But then God says something more. The Lord looks upon David and the people of Israel, and sees that while God doesn’t need a house, they might. After all that wandering and waiting and hoping, they may need to create something permanent, to have a place they can always go to remember God, to gather, to praise, to remember that they are not alone in this world. They may need a place to be reminded of God’s steadfast love and kindness.

And so the Lord tells Nathan and David and all of God’s people, “The Lord will make you a house.” God witches it up. Instead of us humans building something that we think will appease God, God says back, “No, you don’t need to do anything for me. Instead I will give to you.” So the Temple in Jerusalem, and then synagogues and churches and places of worship that follow, have never been humanity’s gift to God. Instead, they have all been God’s gifts to us.

This passage first reminds us that God is not limited to any sole place. We can’t keep the Creator of heaven and earth locked up inside these walls, because heaven and all of creation is God’s dwelling place. We can’t limit God to an hour a week on Sunday because wherever we go, just like the tabernacle in the wilderness, God will travel with us. God is not like an earthly king , kept up in a gilded palace, who only lets in the privileged and wealthy. God is our churches, our homes, our schools, our work places. God is in the forests and the seas, the wind and the rain. God is in the middle of our neighborhoods and far, far away with people we have not yet met.

This passage also reminds us though that our places of worship are a gift from God. As I stand here in our church building today, I realize what a gift this is from God. We still have a large church mortgage, and for many of us this building has at various times been something we have felt weigh upon our shoulders. But I encourage you all to view this building not as our gift to God, not as something we have to prove our love of God through, but instead view it as God’s gift of love to us and to all people in our community. And if we do that, it truly is an amazing gift.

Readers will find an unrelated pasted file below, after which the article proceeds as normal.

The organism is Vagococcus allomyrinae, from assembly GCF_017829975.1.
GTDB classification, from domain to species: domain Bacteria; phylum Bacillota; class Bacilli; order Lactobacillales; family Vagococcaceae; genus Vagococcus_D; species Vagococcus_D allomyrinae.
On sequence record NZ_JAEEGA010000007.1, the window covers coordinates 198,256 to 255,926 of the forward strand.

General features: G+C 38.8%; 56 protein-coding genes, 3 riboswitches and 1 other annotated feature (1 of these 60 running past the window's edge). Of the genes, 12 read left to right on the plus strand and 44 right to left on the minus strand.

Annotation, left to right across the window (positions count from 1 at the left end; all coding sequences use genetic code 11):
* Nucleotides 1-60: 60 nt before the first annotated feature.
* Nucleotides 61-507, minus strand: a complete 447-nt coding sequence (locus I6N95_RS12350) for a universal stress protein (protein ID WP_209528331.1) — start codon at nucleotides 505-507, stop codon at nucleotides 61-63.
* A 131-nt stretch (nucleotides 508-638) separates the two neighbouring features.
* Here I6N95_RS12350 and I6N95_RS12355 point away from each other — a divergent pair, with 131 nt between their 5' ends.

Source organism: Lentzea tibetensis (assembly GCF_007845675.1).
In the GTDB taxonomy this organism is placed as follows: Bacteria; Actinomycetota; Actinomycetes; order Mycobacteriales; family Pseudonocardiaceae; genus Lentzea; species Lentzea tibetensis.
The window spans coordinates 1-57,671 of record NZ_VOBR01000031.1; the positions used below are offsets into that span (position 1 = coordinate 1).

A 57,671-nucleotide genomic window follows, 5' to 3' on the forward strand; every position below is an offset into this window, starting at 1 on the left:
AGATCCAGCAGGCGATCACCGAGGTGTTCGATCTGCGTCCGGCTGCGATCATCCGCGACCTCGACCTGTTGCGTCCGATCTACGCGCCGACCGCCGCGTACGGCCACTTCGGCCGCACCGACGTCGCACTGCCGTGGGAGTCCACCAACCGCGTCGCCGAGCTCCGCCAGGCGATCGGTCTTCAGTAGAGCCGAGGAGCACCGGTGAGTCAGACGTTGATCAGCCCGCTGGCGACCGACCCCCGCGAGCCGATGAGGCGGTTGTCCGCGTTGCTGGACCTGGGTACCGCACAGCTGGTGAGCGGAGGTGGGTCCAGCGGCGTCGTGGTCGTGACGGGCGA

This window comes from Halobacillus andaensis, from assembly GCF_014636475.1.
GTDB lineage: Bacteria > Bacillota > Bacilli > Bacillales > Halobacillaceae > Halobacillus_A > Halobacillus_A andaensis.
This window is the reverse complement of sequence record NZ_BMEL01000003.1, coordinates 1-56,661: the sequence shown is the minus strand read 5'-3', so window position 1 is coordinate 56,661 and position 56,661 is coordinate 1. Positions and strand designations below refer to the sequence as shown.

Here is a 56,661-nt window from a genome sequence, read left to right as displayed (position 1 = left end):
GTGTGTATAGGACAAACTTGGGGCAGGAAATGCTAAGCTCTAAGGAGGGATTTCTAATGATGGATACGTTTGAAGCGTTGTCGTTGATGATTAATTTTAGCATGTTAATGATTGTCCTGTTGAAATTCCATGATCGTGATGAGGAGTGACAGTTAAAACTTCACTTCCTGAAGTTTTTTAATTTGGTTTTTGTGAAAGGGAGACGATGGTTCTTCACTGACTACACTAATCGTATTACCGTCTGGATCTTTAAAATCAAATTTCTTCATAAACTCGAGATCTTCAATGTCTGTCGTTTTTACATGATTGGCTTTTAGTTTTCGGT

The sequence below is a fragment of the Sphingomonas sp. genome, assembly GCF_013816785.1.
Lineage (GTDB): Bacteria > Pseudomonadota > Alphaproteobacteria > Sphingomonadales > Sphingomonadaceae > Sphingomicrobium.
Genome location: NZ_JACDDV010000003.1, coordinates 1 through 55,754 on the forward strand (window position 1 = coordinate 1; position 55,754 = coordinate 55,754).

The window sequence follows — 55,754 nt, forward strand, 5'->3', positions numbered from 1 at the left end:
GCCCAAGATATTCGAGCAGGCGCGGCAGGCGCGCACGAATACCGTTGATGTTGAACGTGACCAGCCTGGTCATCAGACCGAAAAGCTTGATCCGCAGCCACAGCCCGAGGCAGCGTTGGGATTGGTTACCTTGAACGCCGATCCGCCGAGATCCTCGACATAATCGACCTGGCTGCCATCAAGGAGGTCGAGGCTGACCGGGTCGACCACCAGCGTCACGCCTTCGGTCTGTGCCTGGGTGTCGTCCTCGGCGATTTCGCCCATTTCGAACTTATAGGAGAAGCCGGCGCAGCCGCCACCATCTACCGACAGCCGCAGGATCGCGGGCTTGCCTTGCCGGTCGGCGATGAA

This building is now 11 years old, pretty recent for a Presbyterian Church. But that means 11 years of worship. 11 years where people who may not have fit in or been welcomed elsewhere have heard the message that God loves them and Christ came to welcome and forgive them. It means 11 years where people have found community and a home. 11 years where the Spirit has moved and called people to serve, love, and dare to live out the gospel. 11 years where people have opened scripture and heard a Word from the Lord for their lives.

It means 11 years of our preschool being here, 11 years of children growing and playing and knowing that they are made in God’s image. This is a place where for 8 years now, people have come and given life saving blood. This is a place where meals for burnt ordinary and Motel 6 have been cooked and collected. This is a place where for two years now our neighbors can come once a week to collect fresh fruit, vegetables, meat, and food for their families. And for I don’t know how many years, it is where kids from all over our community come for VBS to sing and play, to learn the story of God’s grace, and to be as ridiculous and silly and loved as they possibly can be.

We are standing in a holy place. We are standing in a place that God has blessed us with. And our question going forward shouldn’t be, “How can we make God happy?” We already do that, simply by being God’s children. Instead, our question should be, “How can we best use this gift from God?” And my answer to you all is to sing in it. To clap our hands and celebrate in it. To lift up prayers in it. To read the good news of the gospel in it. To remind people that God is with them hereaand wherever they go. To invite new people into community. To show love for children in it. To welcome and serve neighbors and people far away members here in it. To open it to groups we may not know yet that are caring for those in need. To make sure this gift of walls and windows, heat and air conditioning, holy ground and space, is never seen as a gift just for meand you who are already here, but is meant for our whole community to know the Creator, and Savior, and Sustainer of life.

Let us remember that God is building us a house. Let us celebrate it, and let us use it for the all of God’s beloved children. Amen.